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Type: Journal article
Title: Being informed: Undergoing radiation therapy
Author: Long, L.
Citation: Cancer Nursing, 2001; 24(6):463-468
Publisher: Lippincott Williams & Wilkins
Issue Date: 2001
ISSN: 0162-220X
Abstract: This article aims to give insight into the experience of an intensive course of radiation therapy and relate the findings to the nurses working with individuals receiving radiation therapy. The purpose of this article is to describe and interpret the experiences of individuals undergoing radiation therapy in the cancer center of a large teaching hospital. The philosophic basis of this study was hermeneutic phenomenology and draws on the experiences described by 20 individuals undergoing radiation therapy through a series of unstructured interviews. The findings indicate that there are deficits in the care delivered in some radiation therapy departments. Information and preparation for radiation therapy are often inadequate or do not meet the needs of the individuals in this study. Participants continue to adopt a "sick" or "patient" role even though they attend treatments on an outpatient basis and are required to manage their own care, which results in a feeling of not being in control. Moreover, the coping styles of the participants vary and are not clearly identified and assisted by relevant health professionals. Care is not always well coordinated between the various health professionals, resulting in the patient receiving mixed or confusing messages about their treatments.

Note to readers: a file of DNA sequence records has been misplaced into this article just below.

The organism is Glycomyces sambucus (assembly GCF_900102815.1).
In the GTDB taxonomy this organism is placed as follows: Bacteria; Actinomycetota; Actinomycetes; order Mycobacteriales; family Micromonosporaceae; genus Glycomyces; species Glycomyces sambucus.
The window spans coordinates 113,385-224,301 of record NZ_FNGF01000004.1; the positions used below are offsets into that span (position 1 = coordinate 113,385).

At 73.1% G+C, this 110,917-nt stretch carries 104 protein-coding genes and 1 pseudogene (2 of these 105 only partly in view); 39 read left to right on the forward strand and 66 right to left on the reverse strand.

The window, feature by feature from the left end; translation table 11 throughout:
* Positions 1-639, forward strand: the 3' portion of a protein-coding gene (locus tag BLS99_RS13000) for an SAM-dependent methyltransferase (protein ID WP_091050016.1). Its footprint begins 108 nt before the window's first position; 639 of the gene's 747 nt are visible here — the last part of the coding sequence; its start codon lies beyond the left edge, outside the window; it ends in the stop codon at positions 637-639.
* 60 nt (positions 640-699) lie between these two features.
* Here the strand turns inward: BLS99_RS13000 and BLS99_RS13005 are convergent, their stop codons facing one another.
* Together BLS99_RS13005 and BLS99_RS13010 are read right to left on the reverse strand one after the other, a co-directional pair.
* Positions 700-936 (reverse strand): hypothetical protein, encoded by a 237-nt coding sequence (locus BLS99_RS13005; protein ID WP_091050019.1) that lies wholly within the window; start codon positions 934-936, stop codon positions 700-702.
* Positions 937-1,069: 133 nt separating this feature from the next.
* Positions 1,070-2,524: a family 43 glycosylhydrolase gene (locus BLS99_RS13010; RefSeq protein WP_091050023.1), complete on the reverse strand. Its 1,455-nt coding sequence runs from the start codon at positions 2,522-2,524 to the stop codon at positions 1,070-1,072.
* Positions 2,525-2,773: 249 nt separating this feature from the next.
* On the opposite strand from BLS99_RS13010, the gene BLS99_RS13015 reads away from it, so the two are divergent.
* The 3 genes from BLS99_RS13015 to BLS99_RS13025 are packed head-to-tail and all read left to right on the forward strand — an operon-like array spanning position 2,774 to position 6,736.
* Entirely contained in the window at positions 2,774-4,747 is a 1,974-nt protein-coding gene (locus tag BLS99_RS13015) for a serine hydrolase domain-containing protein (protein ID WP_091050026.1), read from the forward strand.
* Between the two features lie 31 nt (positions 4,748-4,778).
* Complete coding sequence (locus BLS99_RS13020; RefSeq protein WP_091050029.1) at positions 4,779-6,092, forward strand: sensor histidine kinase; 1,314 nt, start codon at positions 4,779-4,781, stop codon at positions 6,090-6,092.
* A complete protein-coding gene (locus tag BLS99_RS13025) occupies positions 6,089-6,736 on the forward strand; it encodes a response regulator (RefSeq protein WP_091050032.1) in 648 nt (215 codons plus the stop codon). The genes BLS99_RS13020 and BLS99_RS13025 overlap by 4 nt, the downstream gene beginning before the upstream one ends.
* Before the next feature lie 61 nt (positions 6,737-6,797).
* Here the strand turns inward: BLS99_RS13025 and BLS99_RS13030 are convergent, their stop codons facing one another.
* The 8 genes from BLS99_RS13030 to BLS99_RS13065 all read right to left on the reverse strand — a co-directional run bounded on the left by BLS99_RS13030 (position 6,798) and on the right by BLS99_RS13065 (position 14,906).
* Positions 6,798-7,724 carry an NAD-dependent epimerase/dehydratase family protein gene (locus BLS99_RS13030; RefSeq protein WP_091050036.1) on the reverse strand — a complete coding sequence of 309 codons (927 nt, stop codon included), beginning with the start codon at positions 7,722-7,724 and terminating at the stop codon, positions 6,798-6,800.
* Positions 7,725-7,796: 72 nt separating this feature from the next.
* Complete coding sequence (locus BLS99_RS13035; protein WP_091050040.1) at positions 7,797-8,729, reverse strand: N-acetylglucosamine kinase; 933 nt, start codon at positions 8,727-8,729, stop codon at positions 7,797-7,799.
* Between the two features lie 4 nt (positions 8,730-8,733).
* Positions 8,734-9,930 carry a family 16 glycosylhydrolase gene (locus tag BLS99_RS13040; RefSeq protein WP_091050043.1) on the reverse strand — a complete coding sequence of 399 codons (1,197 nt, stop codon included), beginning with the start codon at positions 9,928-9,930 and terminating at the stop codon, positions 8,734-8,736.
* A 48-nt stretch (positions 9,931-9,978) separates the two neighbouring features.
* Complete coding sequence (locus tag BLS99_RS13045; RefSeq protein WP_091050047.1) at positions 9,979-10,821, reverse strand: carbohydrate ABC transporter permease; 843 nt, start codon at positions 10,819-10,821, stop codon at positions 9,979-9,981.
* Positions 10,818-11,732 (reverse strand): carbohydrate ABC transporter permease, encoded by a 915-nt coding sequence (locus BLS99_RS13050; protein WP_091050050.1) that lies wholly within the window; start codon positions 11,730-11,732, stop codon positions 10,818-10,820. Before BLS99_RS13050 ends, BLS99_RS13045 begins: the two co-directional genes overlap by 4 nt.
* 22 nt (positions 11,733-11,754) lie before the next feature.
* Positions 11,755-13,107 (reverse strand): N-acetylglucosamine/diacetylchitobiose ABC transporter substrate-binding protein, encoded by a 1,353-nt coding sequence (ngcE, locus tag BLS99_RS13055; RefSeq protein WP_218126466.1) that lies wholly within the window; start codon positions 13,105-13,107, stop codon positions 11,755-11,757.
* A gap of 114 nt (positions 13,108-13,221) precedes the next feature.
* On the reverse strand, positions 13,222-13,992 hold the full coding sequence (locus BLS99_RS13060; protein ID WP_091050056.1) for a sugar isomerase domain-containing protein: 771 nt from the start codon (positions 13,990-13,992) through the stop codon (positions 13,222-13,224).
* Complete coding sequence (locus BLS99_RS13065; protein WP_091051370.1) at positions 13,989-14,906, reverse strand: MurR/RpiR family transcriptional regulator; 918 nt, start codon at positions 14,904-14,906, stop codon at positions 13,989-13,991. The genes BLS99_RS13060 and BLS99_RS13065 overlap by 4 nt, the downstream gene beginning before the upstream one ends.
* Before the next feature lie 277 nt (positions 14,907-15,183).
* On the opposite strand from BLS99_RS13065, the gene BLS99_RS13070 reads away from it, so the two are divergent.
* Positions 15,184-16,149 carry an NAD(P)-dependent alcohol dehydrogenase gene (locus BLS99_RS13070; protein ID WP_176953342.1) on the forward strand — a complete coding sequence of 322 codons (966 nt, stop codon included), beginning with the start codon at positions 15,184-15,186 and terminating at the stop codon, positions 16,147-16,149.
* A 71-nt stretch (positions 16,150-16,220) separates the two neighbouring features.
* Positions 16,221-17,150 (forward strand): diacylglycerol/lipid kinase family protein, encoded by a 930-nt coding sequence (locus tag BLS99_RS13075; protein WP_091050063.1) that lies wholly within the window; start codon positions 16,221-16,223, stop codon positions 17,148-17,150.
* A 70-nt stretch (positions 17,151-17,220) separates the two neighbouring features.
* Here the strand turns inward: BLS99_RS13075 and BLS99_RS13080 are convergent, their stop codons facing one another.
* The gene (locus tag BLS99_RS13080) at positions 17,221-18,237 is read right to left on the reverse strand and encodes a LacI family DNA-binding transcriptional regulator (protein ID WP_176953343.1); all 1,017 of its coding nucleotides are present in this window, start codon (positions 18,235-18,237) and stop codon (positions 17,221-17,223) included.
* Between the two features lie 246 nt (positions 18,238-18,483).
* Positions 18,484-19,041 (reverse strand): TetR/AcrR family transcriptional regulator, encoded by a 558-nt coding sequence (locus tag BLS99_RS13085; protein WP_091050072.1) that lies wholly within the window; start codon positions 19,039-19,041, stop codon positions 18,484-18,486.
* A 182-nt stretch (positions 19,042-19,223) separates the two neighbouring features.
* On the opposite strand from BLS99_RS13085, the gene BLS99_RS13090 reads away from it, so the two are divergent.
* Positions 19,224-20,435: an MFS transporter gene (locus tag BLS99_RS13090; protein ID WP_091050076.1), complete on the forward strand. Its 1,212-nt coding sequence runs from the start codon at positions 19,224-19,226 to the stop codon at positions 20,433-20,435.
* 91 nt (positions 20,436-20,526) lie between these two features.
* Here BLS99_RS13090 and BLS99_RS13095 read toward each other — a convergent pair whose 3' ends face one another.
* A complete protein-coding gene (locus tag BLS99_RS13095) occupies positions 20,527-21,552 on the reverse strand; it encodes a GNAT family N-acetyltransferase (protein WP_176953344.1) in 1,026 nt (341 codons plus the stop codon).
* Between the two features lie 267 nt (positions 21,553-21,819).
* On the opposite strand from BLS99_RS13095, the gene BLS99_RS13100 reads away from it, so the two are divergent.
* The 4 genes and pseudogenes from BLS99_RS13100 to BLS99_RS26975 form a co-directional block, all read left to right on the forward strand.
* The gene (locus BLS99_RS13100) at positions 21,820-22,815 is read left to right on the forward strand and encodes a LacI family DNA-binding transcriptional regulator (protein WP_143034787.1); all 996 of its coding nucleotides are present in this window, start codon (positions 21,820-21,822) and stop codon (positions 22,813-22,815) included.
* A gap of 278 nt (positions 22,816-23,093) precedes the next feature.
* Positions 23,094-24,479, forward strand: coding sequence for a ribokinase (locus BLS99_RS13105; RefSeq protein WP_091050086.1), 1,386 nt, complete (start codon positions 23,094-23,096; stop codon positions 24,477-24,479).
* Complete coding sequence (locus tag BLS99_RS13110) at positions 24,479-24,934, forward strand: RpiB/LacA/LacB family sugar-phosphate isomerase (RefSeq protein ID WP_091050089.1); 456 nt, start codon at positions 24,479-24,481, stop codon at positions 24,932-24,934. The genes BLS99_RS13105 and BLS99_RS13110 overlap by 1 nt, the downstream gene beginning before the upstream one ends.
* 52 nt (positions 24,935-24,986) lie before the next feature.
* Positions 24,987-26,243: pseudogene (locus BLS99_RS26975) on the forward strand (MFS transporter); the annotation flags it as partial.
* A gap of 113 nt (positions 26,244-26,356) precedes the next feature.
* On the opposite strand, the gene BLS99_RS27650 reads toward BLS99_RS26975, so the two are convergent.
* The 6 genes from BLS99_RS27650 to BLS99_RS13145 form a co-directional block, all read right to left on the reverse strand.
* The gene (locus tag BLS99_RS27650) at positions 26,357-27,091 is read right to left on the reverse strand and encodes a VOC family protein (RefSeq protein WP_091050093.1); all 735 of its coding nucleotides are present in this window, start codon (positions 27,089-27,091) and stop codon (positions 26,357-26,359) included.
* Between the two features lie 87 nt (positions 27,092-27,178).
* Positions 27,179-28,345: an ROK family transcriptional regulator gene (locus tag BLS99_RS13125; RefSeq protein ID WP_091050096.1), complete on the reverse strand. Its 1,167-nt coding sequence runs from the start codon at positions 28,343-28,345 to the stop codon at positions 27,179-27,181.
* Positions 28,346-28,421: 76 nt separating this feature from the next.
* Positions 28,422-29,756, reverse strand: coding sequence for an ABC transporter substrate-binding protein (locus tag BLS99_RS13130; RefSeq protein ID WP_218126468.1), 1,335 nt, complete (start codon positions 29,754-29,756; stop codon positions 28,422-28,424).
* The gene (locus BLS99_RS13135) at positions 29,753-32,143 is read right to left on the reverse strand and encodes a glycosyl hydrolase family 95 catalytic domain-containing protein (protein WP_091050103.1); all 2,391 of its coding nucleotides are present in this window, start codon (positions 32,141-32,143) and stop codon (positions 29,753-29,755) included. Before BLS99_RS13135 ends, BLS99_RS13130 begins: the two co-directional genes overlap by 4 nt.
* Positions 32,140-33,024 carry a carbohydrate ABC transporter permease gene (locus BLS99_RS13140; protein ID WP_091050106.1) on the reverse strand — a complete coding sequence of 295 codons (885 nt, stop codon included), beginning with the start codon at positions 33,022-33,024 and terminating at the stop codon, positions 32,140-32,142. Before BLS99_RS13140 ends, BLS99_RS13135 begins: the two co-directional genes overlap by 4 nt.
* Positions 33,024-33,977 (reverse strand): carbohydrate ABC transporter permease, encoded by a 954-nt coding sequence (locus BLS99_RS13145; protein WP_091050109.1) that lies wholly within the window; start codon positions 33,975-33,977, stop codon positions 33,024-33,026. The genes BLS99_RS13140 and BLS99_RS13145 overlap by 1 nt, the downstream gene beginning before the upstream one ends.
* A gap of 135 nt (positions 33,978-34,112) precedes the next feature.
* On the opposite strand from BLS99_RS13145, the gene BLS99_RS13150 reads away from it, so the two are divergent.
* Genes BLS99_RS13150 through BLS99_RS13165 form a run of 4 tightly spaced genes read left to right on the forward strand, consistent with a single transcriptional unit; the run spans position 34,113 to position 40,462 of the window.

Keywords: Humans
Adaptation, Psychological
Internal-External Control
Professional-Patient Relations
Patient Education as Topic
DOI: 10.1097/00002820-200112000-00007
Appears in Collections:Aurora harvest 2
Nursing publications

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